The National Museum of Archaeology can be found in the 17th century Palace della Crocetta where it has had its seat since 1880. Established by Vittorio Emanuele II, it houses a large collection of pieces from the Etruscan era as well as Greek and Roman antiquities.
Some of the original collections were enlarged during the Medicean period under the Lorraine and Medici dynasties and over the years new acquisitions, as well as donations, were added.
In 1898 the Etruria Museum of Topography was established and displays findings found in excavations in Tuscany, Umbria, and Lazio. In the early 20th century some of the monumental tombs of the Etruscans were transferred and redone in the garden of the museum. This museum also includes a section devoted to numismatics and glyptics.
The Egyptian museum contains a collection dedicated to Egyptian arts. The long history of the Egyptian people and culture is narrated by objects of diverse dating and origins: domestic utensils, beauty instruments along with other various instruments relative to the ritual of Mummification like the so-called Canopic Vessels: containers for the vital organs of the deceased and essential for the funeral trousseau.
Among the cult objects of this polytheist civilization, the Museum exhibits some fragments of papyrus, the chapters of the Book of the Dead: a story of the formula and ritual for the survival of the deceased in the afterlife, an exceptional facet of this great population.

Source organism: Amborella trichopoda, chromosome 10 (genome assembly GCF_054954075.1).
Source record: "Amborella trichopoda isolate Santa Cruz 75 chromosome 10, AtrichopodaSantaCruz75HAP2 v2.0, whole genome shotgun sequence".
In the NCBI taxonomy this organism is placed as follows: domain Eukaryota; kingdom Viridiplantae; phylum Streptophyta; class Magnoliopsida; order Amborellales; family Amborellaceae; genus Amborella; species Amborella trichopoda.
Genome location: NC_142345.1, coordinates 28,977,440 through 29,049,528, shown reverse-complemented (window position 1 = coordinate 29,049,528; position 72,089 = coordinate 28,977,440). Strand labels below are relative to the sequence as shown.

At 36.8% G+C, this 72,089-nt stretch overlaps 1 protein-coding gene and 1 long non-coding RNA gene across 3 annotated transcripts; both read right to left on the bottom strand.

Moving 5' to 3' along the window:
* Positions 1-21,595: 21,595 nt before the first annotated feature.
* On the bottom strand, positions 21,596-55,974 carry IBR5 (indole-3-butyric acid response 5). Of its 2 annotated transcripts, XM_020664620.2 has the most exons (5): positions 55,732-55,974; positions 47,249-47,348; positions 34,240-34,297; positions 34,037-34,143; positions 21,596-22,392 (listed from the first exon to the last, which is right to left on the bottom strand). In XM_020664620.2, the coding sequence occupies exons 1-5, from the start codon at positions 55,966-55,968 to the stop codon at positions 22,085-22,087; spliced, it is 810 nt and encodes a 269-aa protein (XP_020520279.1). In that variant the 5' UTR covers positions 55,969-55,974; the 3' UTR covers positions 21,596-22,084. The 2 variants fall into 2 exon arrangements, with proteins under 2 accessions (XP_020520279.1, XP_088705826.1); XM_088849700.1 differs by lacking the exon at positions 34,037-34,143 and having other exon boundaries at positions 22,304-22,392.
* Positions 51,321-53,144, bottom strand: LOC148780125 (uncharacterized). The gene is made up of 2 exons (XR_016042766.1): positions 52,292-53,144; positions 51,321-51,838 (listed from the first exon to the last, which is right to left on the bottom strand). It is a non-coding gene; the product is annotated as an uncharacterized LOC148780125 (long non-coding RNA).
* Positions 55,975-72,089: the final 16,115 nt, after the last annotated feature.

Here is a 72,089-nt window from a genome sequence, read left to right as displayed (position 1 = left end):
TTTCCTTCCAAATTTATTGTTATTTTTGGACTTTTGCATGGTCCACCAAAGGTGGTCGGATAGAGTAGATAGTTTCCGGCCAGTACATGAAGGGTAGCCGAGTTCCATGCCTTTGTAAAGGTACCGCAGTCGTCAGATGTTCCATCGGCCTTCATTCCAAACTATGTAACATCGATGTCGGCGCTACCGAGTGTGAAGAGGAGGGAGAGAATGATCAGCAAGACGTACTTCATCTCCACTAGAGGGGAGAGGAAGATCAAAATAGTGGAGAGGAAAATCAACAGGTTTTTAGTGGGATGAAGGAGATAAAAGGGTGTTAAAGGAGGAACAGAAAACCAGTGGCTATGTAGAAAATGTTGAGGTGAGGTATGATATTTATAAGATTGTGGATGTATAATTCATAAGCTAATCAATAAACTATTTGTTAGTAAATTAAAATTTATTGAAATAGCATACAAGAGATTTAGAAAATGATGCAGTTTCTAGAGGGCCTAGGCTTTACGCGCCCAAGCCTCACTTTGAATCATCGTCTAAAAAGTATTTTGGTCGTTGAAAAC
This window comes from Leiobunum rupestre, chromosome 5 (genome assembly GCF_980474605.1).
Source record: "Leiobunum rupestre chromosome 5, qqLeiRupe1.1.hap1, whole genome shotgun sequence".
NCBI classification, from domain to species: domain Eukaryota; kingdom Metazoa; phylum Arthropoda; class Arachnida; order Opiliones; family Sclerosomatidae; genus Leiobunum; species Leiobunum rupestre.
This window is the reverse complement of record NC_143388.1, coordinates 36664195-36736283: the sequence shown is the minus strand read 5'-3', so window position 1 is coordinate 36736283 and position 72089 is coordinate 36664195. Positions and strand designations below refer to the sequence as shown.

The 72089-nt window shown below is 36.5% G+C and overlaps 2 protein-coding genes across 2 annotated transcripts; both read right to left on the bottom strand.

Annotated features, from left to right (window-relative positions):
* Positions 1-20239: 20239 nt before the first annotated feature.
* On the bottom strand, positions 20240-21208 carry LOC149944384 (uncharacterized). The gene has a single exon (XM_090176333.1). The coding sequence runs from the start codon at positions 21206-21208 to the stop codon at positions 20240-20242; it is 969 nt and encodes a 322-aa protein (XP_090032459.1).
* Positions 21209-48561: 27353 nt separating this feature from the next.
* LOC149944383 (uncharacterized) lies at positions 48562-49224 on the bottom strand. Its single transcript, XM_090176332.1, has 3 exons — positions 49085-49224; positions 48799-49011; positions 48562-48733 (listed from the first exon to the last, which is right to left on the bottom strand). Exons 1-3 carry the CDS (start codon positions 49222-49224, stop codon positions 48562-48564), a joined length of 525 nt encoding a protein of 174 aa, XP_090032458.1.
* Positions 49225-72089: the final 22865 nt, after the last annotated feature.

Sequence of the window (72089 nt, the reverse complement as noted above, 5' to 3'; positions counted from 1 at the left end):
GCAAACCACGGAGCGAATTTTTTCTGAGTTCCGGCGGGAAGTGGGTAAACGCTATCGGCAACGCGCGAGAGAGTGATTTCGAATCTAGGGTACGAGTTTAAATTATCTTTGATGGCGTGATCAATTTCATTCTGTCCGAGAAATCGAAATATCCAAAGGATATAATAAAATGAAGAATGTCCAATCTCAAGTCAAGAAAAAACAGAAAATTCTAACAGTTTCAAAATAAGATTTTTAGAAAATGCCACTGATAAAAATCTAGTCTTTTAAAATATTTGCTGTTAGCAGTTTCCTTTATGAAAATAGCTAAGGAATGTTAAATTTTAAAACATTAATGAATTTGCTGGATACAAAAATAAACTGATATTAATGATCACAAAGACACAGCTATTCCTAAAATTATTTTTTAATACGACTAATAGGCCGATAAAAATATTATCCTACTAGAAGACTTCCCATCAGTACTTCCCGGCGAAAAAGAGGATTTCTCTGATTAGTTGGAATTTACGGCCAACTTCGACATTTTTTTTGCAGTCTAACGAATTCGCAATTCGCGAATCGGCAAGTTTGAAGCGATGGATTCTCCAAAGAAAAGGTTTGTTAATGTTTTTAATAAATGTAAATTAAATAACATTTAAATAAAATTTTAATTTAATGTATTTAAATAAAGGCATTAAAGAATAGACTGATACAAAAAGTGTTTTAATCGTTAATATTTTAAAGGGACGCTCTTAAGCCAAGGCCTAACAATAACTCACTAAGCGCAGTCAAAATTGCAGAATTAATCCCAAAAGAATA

The second section of the Museum is dedicated to Etruscan art: funerary sculpture and urns in terracotta. The Mater Matuta is the most important find; a funerary urn in the figure of a woman with a baby in her arms, symbolic of fertility and motherhood. This section also holds a bronze collection rich with devotional objects, domestic utensils, small bronzes of animals and human figures in the act of making offerings.
Finally, there is a series of ancient bronze arms for attack (daggers, helmets, knifes and lances) and shields for defence, providing protection for the heart.
The third section is dedicated to the Attica Ceramics: funerary amphorae, geometric cups and vases from the VIII Century B.C. One can see the particular vases, painted with the black-figure technique asserted to be from the VI Century B.C. ,life scenes and those of abduction, mythological images, athletic competitions and races between carts and horses decorate the production of the famous Attic painter Lydòs (560 B.C.).
A fourth section holds numerous Roman bronzes: portraits, helmets, statues, and masks of noble and valorous heroes. A visit to the Archaeological Museum takes you back in time to discover cultures of now extinct populations which are displayed to keep their memory alive today.